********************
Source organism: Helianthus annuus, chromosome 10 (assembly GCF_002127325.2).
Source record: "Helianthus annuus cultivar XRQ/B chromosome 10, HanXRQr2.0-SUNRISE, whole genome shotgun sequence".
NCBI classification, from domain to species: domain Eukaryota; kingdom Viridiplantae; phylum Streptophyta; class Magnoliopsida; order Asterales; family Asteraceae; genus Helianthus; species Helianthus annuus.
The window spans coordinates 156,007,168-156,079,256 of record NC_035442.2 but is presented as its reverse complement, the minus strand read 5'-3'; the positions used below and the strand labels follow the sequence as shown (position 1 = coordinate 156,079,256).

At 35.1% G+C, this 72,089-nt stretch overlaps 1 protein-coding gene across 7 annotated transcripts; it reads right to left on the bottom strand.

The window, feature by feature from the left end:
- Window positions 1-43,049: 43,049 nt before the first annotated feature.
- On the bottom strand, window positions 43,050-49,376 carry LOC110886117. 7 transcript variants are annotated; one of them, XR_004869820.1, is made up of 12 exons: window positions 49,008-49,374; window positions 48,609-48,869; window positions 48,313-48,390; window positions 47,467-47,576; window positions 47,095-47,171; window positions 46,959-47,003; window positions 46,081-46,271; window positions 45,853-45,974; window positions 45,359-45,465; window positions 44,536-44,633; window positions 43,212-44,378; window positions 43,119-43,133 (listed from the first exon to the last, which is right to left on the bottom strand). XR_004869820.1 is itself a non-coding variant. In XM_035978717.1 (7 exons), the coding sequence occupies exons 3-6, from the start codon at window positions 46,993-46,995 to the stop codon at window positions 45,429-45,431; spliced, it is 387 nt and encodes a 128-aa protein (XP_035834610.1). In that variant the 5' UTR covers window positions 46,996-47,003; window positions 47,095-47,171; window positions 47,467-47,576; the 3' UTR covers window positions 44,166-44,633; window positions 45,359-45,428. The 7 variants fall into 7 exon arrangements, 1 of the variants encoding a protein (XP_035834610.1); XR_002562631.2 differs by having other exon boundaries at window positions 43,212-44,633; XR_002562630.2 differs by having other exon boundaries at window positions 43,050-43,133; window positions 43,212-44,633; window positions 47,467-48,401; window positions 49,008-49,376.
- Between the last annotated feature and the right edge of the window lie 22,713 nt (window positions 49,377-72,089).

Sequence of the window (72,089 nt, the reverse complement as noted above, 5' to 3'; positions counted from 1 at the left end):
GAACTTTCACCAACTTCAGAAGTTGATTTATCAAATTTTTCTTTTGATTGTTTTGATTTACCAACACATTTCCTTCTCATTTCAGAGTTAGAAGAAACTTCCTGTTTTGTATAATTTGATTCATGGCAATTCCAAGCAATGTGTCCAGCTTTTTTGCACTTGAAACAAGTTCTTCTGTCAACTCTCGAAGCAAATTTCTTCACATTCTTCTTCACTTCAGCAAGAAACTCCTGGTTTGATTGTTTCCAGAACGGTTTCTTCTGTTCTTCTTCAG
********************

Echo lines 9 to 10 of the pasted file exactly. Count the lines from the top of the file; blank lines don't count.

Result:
- Between the last annotated feature and the right edge of the window lie 22,713 nt (window positions 49,377-72,089).

Sequence of the window (72,089 nt, the reverse complement as noted above, 5' to 3'; positions counted from 1 at the left end):